Monoamine oxidase inhibitors, cognitive functions and neurodegenerative diseases

  • J. C. Delumeau
  • D. Bentué-Ferrer
  • J. M. Gandon
  • R. Amrein
  • S. Belliard
  • H. Allain
Part of the Journal of Neural Transmission book series (NEURAL SUPPL, volume 41)


Recent data obtained in animals and in humans suggest that both MAO-A and MAO-B inhibitors present cognitive enhancing properties of possible interest in the treatment of cognitive disorders. In addition, the rational for using selegiline as a neuroprotector in Parkinson’s disease may also be applicable in Alzheimer’s disease in which a dramatic increase in the MAO-B activity has been reported. It seems then worthwile to investigate the neuroprotective effect of MAOIs in humans and to assess, furthermore, the real therapeutical benefit of their cognitive enhancing properties.


Alzheimer Type Dementia Respiratory Chain Function Demented People Cognitive Enhance Property Mitochondrial Respiratory Chain Function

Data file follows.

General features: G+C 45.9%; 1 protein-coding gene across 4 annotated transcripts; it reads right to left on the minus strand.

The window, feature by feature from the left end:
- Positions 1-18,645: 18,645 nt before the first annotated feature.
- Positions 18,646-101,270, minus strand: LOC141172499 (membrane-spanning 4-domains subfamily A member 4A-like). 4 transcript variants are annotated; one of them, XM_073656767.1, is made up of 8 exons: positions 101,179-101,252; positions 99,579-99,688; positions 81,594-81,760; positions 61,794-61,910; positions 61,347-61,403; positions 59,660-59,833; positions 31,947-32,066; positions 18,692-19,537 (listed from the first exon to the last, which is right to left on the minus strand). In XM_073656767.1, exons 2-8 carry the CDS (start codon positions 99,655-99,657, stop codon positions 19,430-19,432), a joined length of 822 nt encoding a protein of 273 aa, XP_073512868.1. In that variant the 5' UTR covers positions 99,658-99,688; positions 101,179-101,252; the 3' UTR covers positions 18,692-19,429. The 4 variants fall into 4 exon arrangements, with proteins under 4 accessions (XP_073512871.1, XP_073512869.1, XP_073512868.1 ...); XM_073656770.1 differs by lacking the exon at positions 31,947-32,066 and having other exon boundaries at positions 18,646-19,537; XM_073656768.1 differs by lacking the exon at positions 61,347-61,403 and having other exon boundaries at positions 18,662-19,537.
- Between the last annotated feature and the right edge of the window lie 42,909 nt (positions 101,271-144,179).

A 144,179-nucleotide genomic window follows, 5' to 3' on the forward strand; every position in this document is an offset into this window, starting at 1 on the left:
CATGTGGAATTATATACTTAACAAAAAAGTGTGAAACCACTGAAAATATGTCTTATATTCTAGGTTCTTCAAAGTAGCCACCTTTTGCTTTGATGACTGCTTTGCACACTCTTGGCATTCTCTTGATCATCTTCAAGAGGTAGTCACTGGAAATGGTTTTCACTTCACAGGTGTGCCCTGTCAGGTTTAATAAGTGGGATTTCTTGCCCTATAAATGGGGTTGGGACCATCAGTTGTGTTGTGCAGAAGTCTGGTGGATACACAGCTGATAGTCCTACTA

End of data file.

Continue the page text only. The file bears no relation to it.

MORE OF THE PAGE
These keywords were added by machine and not by the authors. This process is experimental and the keywords may be updated as the learning algorithm improves.


Unable to display preview. Download preview PDF.

Unable to display preview. Download preview PDF.


  1. Allain H, Lieury A, Brunet-Bourgin F, Mirabaud C, Trebon P, Le Coz F, Gandon J-M (1992) Antidepressants and cognition: comparative effects of moclobemide, viloxazine and maprotiline. Psychopharmacology 106: 56–61.CrossRefGoogle Scholar
  2. Amrein R, Allen SR, Güntert TW, Hartmann D, Lorscheid T, Schoerlin M-P, Vranesic D (1989) The pharmacology of monoamine oxidase inhibitors. Br J Psychiatry [Suppl] 6: 66–72.Google Scholar
  3. Anand R, Wesnes KA (1990) Cognition-enhancing effects of moclobemide, a reversible MAO inhibitor in humans. Adv Neurol 51: 261–268.PubMedGoogle Scholar